Registered Nurses: Tell me more

08Oct09

Nursing is the most diverse of all health care professions and they practice in a wide range of settings, but generally nursing responsibilities are divided depending on the needs of the person being nursed. The major divisions involve the nursing of patients with mental health problems, nursing of children (pediatric nursing), nursing of older adults (geriatric nursing), and the nursing of people in their own homes (home health nursing). There are also specialist areas such as cardiac nursing, orthopedic nursing and oncology nursing.

Nursing focuses on assisting in attaining, maintaining, and recovering optimal health and functioning. Modern definitions of nursing define it as a science and an art that focuses on promoting quality of life as defined by persons and families, throughout their life experiences from birth to care at the end of life.

RNs can specialize in one or more patient care specialties. The most common specialties can be divided into roughly four categories—by work setting or type of treatment; disease, ailment, or condition; organ or body system type; or population. RNs may combine specialties from more than one area—for example, pediatric oncology or cardiac emergency—depending on personal interest and employer needs. RNs, regardless of specialty or work setting, perform basic duties that include treating patients, educating patients and the public about various medical conditions, and providing advice and emotional support to patients’ family members. RNs record patients’ medical histories and symptoms, help to perform diagnostic tests and analyze results, operate medical machinery, administer treatment and medications, and help with patient follow-up and rehabilitation.

RNs teach patients and their families how to manage their illness or injury, including post-treatment home care needs, diet and exercise programs, and self-administration of medication and physical therapy. Some RNs also are trained to provide grief counseling to family members of critically ill patients. RNs work to promote general health by educating the public on various warning signs and symptoms of disease and where to go for help. RNs also might run general health screening or immunization clinics, blood drives, and public seminars on various conditions.

RNs may specialize by work setting or by type of care provided. For example, Ambulatory Care Nurses treat patients with a variety of illnesses and injuries on an outpatient basis, either in physicians’ offices or in clinics. Some ambulatory care nurses are involved in telehealth, providing care and advice through electronic communications media such as videoconferencing or the Internet. Critical Care nurses work in critical or intensive care hospital units and provide care to patients with cardiovascular, respiratory, or pulmonary failure. Emergency or Trauma  work in hospital emergency departments and treat patients with life-threatening conditions caused by accidents, heart attacks, and strokes. Some emergency nurses are flight nurses, who provide medical care to patients who must be flown by helicopter to the nearest medical facility. Holistic nurses provide care such as acupuncture, massage and aroma therapy, and biofeedback, which are meant to treat patients’ mental and spiritual health in addition to their physical health. Home Health Care nurses provide at-home care for patients who are recovering from surgery, accidents, and childbirth. Hospice and Palliative Care nurses provide care for, and help ease the pain of, terminally ill patients outside of hospitals. Infusion nurses administer medications, fluids, and blood to patients through injections into patients’ veins. Long-term Care nurses provide medical services on a recurring basis to patients with chronic physical or mental disorders. Medical-Surgical nurses provide basic medical care to a variety of patients in all health settings.  Perianesthesia nurses provide preoperative and postoperative care to patients undergoing anesthesia during surgery. Perioperative nurses assist surgeons by selecting and handling instruments, controlling bleeding, and suturing incisions. Some of these nurses also can specialize in plastic and reconstructive surgery. Psychiatric nurses treat patients with personality and mood disorders.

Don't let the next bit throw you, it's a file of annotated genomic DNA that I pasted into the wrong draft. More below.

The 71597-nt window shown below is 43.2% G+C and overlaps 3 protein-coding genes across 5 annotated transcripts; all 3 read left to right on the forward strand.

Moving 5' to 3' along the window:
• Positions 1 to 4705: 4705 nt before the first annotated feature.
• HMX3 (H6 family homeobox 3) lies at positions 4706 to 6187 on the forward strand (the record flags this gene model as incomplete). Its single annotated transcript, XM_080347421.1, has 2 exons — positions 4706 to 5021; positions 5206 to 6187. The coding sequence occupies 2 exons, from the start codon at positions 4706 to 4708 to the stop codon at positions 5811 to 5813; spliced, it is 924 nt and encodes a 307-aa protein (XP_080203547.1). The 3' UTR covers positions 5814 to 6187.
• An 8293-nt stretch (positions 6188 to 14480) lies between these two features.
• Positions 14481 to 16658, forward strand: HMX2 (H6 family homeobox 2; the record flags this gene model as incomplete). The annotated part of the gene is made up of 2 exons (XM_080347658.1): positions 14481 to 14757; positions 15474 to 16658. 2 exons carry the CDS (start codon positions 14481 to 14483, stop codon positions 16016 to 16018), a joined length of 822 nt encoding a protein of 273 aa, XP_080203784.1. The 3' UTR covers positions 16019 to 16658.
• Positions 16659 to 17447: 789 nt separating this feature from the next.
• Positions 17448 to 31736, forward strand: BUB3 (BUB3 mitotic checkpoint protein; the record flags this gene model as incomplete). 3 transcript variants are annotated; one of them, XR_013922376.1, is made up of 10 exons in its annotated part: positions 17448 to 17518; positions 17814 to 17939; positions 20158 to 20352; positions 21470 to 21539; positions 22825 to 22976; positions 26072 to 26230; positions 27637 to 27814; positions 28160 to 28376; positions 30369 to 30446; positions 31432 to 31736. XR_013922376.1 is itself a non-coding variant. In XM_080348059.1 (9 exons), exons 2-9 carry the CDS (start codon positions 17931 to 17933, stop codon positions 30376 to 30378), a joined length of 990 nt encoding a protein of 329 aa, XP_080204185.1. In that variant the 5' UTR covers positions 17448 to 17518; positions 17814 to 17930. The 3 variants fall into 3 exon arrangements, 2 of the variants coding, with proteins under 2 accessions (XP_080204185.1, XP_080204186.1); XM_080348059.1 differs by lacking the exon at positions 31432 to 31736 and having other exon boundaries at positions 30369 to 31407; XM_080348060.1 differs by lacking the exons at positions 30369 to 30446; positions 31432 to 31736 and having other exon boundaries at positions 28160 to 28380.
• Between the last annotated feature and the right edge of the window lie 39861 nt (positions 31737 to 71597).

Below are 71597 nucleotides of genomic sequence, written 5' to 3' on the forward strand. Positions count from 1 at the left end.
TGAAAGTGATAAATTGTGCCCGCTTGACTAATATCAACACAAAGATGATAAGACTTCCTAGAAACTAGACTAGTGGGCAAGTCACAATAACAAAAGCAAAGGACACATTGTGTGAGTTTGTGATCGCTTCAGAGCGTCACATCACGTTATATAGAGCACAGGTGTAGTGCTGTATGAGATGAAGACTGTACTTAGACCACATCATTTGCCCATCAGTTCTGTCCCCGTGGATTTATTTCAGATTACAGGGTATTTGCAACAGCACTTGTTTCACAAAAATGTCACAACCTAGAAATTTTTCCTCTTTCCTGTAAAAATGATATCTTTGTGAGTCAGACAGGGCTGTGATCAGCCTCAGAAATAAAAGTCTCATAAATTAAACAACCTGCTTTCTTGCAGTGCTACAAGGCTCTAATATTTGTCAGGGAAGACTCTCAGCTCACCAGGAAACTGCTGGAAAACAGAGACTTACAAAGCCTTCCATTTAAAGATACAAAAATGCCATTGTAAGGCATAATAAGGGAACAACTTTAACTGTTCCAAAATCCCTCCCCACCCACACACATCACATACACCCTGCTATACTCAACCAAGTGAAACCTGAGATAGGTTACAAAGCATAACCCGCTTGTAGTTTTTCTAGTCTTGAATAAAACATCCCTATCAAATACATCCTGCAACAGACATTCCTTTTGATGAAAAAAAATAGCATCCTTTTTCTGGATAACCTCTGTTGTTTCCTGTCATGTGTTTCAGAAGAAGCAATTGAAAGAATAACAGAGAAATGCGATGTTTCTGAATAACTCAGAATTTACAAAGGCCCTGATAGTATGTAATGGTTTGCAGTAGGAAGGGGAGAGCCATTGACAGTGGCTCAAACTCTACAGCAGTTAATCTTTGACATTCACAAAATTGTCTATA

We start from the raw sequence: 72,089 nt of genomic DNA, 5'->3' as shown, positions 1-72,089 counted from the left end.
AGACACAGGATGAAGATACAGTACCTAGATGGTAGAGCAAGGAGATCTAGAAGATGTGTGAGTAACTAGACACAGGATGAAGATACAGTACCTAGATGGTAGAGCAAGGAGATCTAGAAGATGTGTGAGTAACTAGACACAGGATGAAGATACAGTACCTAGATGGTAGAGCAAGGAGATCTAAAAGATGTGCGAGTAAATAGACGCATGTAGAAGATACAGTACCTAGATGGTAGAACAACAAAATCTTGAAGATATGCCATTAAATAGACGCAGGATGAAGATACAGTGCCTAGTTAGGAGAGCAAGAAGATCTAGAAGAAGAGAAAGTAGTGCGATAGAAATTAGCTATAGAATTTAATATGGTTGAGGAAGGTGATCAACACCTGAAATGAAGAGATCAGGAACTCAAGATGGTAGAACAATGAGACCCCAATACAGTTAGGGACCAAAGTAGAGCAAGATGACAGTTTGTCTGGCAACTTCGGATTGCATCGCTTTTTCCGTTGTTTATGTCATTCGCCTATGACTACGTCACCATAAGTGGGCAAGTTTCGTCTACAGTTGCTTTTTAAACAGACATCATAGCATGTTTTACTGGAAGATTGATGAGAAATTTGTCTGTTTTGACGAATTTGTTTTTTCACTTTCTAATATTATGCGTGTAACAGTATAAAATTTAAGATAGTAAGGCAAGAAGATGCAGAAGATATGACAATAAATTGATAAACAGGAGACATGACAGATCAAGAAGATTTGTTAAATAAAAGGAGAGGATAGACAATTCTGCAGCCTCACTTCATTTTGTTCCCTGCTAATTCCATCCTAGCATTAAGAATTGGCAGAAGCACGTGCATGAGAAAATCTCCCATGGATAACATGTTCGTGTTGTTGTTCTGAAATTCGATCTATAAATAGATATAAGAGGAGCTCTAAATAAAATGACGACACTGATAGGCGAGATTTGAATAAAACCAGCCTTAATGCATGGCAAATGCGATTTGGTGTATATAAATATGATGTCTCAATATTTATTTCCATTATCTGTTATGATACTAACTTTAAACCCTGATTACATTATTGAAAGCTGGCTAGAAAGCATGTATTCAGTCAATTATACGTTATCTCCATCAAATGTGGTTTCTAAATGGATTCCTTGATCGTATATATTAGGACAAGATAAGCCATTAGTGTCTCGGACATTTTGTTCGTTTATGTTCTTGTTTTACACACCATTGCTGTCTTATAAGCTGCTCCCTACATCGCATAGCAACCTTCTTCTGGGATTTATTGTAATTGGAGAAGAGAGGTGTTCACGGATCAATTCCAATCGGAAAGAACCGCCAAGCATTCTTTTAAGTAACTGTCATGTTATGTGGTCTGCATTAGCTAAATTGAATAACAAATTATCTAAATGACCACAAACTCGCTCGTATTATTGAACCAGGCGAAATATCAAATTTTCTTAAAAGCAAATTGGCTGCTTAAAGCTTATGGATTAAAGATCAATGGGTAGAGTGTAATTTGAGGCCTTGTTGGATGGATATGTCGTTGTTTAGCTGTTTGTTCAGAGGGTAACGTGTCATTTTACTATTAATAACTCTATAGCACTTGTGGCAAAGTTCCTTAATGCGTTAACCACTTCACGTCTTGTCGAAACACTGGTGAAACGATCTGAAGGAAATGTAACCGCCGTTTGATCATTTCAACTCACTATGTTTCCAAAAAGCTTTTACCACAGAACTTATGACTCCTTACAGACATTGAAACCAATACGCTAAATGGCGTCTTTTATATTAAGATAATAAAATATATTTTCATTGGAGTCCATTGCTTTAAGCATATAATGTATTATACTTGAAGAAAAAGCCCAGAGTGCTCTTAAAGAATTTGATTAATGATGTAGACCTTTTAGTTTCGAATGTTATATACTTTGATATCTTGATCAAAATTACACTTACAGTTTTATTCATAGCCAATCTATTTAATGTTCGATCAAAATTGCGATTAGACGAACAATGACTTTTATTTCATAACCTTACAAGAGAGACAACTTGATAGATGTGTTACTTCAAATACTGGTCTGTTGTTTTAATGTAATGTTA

Nurse Practitioners are experienced RNs with a Master’s Degree in a sub specialty as listed above. NPs can do all of the same things a primary care physician can do within a scope of practice.

Metro Medical Direct is a Nurse Practitioner owned Private Practice in New York City. Providing the first web-based primary care medical house calls practice that takes the hassles out of going to the doctor.



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